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Wednesday, 25 March 1998
Page: 1501


Mrs CROSIO (11:29 AM) —If at the Academy Awards last night there had been an award for the best minister in delivery of understatement, I believe the Minister for Family Services (Mr Warwick Smith) would be in the House today with a gold statuette. Let me refer to some of the statements he made in regard to the government's aged care reforms, delivered in his second reading speech on this Aged Care Amendment Bill 1998 on 5 March:

However, as with any reform of major significance, it has become apparent that there are some issues that require finetuning and others that relate to the administration of the act that need addressing.

And how about the other one when he stated in that second reading speech:

These changes are the result of the government listening to and responding quickly to address these issues. We have acted in a timely and sensitive way to keep the benefits of the aged care reforms flowing to consumers now and into the future.

To say that this Howard government's Aged Care Act needs finetuning is like saying the Titanic needs a bit of drying out. For all the minister's flowery words and sentiment and his astonishing gift for understatement, the Aged Care Amendment Bill 1998 represents the culmination of almost two years of ham-fisted incompetence on behalf of this government. It stands as a beacon to its abject failure to understand the needs and the concerns of one of the most important sectors in our society—and that is the elderly. It represents ministerial failure of the highest order—failure that has already seen one minister shuffled sideways and out of harm's way for her troubles. It represents arrogance and an unwillingness to listen to the voices of ordinary Australians—voices raised in objection to a series of measures which they view as attacking some of the very principles that underpin our nation and, most certainly, our system of health care in this country.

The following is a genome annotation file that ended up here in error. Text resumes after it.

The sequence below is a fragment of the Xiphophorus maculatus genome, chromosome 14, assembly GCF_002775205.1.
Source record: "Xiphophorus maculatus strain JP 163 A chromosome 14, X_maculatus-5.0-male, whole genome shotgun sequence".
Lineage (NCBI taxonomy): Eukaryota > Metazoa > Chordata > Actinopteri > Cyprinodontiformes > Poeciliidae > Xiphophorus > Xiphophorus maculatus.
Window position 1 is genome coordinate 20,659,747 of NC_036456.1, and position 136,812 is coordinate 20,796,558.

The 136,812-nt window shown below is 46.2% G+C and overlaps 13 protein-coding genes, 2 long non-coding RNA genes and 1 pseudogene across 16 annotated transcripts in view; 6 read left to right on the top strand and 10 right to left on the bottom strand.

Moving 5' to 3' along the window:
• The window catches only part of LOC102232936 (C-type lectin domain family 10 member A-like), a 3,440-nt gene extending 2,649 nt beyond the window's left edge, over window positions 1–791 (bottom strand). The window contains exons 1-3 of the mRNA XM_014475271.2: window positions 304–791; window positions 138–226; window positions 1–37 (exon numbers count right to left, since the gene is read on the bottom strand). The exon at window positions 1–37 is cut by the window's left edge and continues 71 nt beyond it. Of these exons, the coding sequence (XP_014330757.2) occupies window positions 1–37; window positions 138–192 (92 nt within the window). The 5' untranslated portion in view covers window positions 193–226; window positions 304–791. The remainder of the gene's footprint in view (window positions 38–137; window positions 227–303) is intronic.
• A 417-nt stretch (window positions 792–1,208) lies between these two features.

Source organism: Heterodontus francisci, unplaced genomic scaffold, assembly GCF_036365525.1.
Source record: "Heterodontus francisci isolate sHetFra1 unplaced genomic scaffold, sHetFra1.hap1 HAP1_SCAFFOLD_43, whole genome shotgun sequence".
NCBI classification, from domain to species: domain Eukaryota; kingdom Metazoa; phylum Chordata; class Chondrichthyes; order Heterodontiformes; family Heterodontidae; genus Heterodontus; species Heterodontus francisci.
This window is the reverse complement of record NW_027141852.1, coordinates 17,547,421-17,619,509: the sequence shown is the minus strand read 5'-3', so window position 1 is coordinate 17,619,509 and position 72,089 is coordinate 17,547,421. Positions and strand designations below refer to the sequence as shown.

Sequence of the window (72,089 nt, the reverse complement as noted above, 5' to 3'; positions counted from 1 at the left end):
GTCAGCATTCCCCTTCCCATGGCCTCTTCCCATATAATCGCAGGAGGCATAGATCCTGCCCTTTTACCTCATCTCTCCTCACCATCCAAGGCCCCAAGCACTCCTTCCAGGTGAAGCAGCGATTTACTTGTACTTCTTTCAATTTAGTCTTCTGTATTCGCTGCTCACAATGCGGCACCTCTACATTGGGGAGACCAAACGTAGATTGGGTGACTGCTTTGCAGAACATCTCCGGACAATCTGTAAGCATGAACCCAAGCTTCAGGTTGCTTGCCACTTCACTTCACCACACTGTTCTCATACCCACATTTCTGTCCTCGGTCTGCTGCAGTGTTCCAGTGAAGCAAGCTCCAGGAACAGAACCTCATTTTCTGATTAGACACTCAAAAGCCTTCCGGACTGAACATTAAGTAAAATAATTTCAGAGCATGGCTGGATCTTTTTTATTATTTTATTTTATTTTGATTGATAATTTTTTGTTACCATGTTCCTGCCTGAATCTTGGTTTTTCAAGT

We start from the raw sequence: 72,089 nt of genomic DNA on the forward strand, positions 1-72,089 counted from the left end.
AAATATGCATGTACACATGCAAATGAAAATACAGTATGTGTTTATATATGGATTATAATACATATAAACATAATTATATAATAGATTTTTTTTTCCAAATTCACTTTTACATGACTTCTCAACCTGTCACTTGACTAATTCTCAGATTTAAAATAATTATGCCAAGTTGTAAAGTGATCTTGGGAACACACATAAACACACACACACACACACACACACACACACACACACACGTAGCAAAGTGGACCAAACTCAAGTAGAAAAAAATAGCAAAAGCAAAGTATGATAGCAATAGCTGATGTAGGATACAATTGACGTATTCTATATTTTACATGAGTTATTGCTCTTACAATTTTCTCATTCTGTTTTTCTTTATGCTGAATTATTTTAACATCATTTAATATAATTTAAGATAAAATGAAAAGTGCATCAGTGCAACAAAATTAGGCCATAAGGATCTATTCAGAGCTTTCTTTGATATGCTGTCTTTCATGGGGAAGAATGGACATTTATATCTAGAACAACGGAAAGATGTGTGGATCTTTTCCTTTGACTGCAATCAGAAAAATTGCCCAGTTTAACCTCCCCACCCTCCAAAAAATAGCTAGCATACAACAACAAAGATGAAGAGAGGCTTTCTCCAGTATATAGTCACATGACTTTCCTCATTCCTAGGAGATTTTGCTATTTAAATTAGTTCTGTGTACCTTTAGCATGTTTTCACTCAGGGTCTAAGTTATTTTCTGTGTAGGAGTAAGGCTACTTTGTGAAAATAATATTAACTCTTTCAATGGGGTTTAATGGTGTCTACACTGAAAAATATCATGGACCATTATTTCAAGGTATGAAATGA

This bill represents self-deception and self-deceit, a point-blank refusal of government members to either admit to or face up to what was palpably obvious to everybody else—that its aged care reforms would force elderly Australians into selling their house in order to get a nursing home bed. Yet with this piece of legislation—the Aged Care Amendment Bill 1998—the self-delusion continues. We have a government intent on shying away from the central issue that people will still have to sell their homes in order to pay the accommodation charge that this bill introduces.

This bill marks the culmination of 14 separate changes to the way the Howard government has put together its aged care reforms since it first announced them. The nursing home sector, the elderly in Australia and their relatives and their loved ones have waited almost two years for the government to get these reforms right. Where they expected sensitive deliberation and forethought they have now received confusion, uncertainty and anxiety.